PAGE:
California recently put into effect a claiming rule that protects new owners in the event that the horse is injured while racing. If the claimed horse does not cool out to the state vet’s satisfaction in the test barn, the claim can be voided and the horse returned to the previous owner.

If more than one person drops a claim on the same horse then it goes to a “shake.” And it is quite literally a shake. You place as many peas as there are people into a jar and each person shakes out a pea one at a time. The new owner of the horse is the one that gets the #1 pea.

Upon being claimed, a plastic tag is hung on the horse’s bridle immediately after the race when they come back to be unsaddled. This identifies the horse as being claimed and then they are escorted to the test barn. At the test barn, the new owners’ groom will take off the bridle of the previous trainer and place their halter on the horse. Then that’s it – the horse now belongs to the new owner and will go to a new stall.

The dreaded "claim tag" (red circle).

The dreaded “claim tag” (red circle).

You may have heard about “jail time.” When you hear this term, it is referring to a set of rules at a track that puts claimed horses in “jail.” The jail time is the time that the horse has before they are free to run at another racetrack. This is intended to protect the horse population at a given track. If you claim a horse at Golden Gate, you may not race the horse elsewhere for 45 days OR you may run the horse back one time at Golden Gate and then be free to race it elsewhere.

In the case of Archie, we are opting to ship him to Emerald Downs and sit in jail for 45 days. This means he won’t be eligible to run until the week of May 13. This allows for two things to happen; 1) he gets a brief rest and 2) he has a chance to acclimate to the dirt surface.

Claiming races may sound complicated, but once you understand the process it sheds a whole new light on the racing business and maybe even your handicapping!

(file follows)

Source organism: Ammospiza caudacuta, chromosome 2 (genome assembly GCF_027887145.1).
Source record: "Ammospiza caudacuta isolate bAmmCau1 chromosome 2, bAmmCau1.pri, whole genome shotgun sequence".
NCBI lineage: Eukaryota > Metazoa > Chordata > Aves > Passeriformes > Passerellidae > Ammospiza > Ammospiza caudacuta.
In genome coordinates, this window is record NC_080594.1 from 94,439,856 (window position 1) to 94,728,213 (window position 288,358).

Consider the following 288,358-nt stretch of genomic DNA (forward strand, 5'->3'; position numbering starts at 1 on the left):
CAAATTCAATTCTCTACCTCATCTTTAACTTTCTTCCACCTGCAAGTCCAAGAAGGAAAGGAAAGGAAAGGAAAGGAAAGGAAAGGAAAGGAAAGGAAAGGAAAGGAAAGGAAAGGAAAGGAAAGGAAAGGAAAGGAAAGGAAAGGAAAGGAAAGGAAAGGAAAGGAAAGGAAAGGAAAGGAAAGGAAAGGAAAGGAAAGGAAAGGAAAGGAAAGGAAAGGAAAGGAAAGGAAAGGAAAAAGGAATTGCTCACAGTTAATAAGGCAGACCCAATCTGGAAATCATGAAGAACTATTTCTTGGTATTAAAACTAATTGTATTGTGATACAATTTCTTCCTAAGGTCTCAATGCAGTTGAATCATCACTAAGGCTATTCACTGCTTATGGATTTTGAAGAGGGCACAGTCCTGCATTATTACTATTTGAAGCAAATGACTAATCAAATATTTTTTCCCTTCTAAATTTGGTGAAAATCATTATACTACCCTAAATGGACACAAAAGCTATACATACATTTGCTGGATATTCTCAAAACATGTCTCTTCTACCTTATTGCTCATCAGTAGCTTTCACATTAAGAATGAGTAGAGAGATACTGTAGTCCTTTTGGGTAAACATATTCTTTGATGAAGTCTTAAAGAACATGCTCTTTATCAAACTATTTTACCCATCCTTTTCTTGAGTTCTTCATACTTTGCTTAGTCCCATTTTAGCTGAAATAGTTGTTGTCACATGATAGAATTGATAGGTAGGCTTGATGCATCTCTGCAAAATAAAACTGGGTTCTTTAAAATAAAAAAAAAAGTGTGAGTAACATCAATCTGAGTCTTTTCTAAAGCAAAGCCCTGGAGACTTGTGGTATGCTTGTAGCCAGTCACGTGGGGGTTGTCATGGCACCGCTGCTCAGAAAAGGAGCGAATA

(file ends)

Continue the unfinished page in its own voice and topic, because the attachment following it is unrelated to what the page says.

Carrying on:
Archie Update:

Trainer Larry Ross reports that Archie came out of his race in good order. He’ll be looking to make shipping arrangements for him from Golden Gate to Emerald Downs and with any luck he’ll be here in the next week.

 

 

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Meet Archie Graham!

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Congratulations! You are now the owners of Archie Graham, a 4 year old, grey gelding. He was claimed for $8,000 out of the second race at Golden Gate Fields in California (Full Chart).

Archie Graham broke well and ran evenly to finish third in the 1 mile race on the Tapeta surface.  archie_headshotHere’s what we liked (Archie Graham Past Performances):

He’s a consistent runner with a lifetime 18 starts, 3 wins, 3 seconds and 3 thirds for an in the money (ITM) percentage of 50%.

He has run primarily on turf and synthetic surfaces, but beat Mr. Takahashi back in May 2015. Mr. Takahashi came to Emerald Downs and won at $15,000 and $25,000 claiming levels. Archie has raced twice on dirt with two third place finishes.

He has run long and short with modest success and appears to be a versatile horse that could be a closing sprinter or route horse.

Trainer Larry Ross will advise us on the best time to ship him to Emerald Downs after we see how he comes out of his race.

Reminders:

  1. Get your license. Instructions are in the Welcome Email. If you haven’t received the welcome email, please send an email to emeraldracingclub@gmail.com.
  2. Save the date! Emerald Racing Club Orientation is Sunday, April 10. More details to follow.

 

 

 

 

 

 

Registration Closed

Registration for the 2016 Emerald Racing Club is now closed. We have reached 200 members!

If you are interested in the Club for 2017, please email emeraldracingclub@gmail.com to be placed on the notification list.

Reminder: Save the date – Sunday, April 10 for Emerald Racing Club Orientation. Details to follow.